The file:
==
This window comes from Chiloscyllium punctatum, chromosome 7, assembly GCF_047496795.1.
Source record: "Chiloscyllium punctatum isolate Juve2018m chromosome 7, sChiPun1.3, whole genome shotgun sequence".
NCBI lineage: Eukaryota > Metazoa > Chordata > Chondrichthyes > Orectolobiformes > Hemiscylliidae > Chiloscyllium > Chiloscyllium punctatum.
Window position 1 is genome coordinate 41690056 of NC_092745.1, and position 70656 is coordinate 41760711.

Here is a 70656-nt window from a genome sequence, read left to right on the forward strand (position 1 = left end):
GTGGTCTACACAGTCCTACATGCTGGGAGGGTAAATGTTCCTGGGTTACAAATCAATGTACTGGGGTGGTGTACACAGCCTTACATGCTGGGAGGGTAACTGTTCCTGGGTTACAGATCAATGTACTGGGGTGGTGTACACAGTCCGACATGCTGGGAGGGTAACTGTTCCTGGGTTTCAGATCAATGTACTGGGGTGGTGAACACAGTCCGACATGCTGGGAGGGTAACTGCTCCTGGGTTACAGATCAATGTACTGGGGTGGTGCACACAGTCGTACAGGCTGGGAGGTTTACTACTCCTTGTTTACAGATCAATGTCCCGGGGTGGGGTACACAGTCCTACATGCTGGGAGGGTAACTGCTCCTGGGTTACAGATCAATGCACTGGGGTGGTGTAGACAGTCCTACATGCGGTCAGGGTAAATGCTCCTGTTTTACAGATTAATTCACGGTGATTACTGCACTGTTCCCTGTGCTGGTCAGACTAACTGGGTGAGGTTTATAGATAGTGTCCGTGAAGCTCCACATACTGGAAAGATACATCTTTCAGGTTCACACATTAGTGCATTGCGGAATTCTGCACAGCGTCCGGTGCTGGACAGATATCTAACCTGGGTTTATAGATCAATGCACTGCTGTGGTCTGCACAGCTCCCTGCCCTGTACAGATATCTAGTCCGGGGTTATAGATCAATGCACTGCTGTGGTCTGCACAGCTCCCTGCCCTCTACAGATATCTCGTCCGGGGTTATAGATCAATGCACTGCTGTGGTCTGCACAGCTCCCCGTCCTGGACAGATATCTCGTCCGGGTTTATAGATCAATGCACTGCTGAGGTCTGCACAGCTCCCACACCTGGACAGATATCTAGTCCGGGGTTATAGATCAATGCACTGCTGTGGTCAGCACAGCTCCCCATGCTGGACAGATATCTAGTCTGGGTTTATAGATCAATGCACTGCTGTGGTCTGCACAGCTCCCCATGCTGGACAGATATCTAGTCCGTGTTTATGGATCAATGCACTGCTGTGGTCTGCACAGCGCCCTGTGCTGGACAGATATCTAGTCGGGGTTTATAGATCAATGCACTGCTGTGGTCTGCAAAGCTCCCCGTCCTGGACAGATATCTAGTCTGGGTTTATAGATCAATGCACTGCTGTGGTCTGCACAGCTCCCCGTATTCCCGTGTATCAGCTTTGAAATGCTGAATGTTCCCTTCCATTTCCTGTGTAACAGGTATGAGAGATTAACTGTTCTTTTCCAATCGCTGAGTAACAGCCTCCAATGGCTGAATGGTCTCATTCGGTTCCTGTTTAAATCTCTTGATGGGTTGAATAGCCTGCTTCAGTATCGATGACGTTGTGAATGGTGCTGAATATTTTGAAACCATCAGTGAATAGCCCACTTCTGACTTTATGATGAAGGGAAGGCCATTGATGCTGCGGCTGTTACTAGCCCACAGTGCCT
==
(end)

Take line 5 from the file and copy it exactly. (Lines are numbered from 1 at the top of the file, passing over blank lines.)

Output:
Here is a 70656-nt window from a genome sequence, read left to right on the forward strand (position 1 = left end):